Perhaps there is also a genetic predisposition to seek the excuses for one’s behaviour in genetic predisposition.

Thursday, 5 April 2007


“[A]nyone who wants to understand piety would do better to read back-numbers of the New Left Review than the Church Times.”
George Watson, The Lost Literature of Socialism (Cambridge: The Lutterworth Press, 1998), p.8.

Fewtril #180

There is a luxuriantly principled kind of thoughtlessness whereby one can decry things in the lowest terms without caring to find out whether they are the consequences of the very things that one extols in the highest.

Mount Pleasant

“I never knew that [in the seventeenth century] ‘Mount Pleasant’, near Gray’s Inn, was actually a bitterly ironic name for a huge man-made heap of the most nauseous offal and ordure. It is now, of course, home to the Guardian newspaper.”
Christopher Hart, “Offal and Ordure”, Review of Hubbub: Filth, Noise and Stench in England, 1600-1770, by Emily Cockayne, Literary Review, April 2007.

Wednesday, 4 April 2007

Three Grapes

“It was a saying of [Anacharsis] that the vine bore three kinds of grapes: the first of pleasure, the next of intoxication, and the third of disgust.” [1] In my younger days, I could taste much of the first and the second with hardly a hint of the third, but little did I know that the latter is a taste acquired with a maturity that does not always remember the follies of youth kindly. Still, it was much fun. Naturally, the puritan need only taste the first to taste the third.
[1] Diogenes Laetius, Lives of Eminent Philosophers, Vol.1, tr. R.D. Hicks, Loeb Classical Library (Cambridge, MA & London: Harvard University Press, 1972), Bk.I:103, p.107.

Fewtril #179

Rather than simply shirk one’s duty, it appears much more decent to make a principle out of one’s disinclination to perform it.

Fewtril #178

It is less a tragedy that a man must choose between evils than that the fire of his enthusiasm is stoked by the choice.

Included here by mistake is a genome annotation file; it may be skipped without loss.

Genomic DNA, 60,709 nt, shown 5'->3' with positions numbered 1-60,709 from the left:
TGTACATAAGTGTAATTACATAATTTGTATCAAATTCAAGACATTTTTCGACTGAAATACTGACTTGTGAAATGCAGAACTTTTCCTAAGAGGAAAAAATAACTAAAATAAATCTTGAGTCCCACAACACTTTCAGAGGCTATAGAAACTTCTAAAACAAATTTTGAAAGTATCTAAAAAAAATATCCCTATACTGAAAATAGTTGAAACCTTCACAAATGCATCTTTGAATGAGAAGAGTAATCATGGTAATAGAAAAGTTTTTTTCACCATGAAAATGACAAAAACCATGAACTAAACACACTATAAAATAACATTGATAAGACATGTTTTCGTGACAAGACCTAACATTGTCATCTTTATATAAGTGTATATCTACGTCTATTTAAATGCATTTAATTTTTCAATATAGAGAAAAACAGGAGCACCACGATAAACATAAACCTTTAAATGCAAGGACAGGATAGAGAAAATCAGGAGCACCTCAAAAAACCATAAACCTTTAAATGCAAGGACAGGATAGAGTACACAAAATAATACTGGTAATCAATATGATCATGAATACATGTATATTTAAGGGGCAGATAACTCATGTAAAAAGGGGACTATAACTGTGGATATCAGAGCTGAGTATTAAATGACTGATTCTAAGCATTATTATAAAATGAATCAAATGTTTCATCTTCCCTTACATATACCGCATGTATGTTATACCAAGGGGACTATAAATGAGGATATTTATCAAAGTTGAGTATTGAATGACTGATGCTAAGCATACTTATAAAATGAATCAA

Friday, 30 March 2007

The Trousers of Decorum

“Every man has also his moral backside which he does not show without need and which he keeps covered as long as possible with the trousers of decorum.”
[“Jeder Mensch hat auch seine moralische backside, die er nicht ohne Not zeigt, und die er so lange als möglich mit den Hosen des guten Anstandes zudeckt.”]
G.C. Lichtenberg, Sudelbücher, (Frankfurt am Main und Leipzig: Insel Verlag, 1984), B.74 from Sudelbuch B (1768-1771), p.42.

Wednesday, 21 March 2007

A Former Guest

While Voltaire was an exile in England, he observed that the peasants were “not afraid of increasing their stock of cattle, nor of tiling their houses from any apprehension that their taxes [would] be raised the year following.” [1] Doubtless there are present-day descendants of those peasants who have never heard of Voltaire, though, if they still live in the land of their forefathers, they should have no difficulty in determining from his description that he hasn’t visited the place in quite a while.
[1] François-Marie Arouet (Voltaire), Letters on the English, Letter IX — On the Government, The Harvard Classics, Vol.34, Part 2, (New York: P.F. Collier & Son Co., 1909–14), §13, reproduced online at

Thursday, 8 March 2007

In Keeping with the Times

“Nothing avails: one must go forward—step by step further into decadence” [1]. Nietzsche was never one to understate his case; but if one has not yet succumbed to the doctrine of the proverbial ostrich, one might still see that customs, old institutions, anything that smacks, in a word, of tradition: all such must now be cast aside in keeping with the times, that is to say, in keeping with a political passion and a public temper that cannot tolerate anything that might hold it back; for there has crept into the mind of modern man a quite pathetic submission to the practicalities of political power.